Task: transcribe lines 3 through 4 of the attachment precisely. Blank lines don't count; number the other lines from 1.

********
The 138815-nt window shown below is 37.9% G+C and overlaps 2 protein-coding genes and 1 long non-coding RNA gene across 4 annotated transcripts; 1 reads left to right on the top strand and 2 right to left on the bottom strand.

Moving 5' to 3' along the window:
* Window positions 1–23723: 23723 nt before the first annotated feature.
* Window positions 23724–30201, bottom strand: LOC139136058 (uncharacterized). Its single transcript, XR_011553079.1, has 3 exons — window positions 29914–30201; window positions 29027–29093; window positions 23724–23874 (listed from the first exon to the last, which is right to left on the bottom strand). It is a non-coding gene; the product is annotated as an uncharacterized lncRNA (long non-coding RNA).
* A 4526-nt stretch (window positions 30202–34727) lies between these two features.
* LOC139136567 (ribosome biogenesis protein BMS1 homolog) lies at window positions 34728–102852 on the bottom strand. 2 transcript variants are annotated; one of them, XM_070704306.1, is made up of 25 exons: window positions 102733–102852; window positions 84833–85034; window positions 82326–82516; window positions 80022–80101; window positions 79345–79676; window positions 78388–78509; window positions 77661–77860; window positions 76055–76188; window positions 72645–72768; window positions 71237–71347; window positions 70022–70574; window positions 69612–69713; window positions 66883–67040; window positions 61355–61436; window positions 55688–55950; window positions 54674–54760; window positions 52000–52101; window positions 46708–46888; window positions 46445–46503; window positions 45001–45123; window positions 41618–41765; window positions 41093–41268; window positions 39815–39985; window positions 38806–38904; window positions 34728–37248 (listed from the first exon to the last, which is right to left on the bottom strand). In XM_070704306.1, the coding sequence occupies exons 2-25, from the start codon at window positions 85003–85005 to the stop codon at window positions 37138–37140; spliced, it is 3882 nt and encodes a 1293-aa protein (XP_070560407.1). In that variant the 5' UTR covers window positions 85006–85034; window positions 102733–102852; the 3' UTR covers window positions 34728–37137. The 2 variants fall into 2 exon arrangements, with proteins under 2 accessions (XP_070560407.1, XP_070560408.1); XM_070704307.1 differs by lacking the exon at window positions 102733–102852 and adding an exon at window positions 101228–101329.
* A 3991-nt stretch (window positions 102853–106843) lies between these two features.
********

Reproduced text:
* Window positions 1–23723: 23723 nt before the first annotated feature.
* Window positions 23724–30201, bottom strand: LOC139136058 (uncharacterized). Its single transcript, XR_011553079.1, has 3 exons — window positions 29914–30201; window positions 29027–29093; window positions 23724–23874 (listed from the first exon to the last, which is right to left on the bottom strand). It is a non-coding gene; the product is annotated as an uncharacterized lncRNA (long non-coding RNA).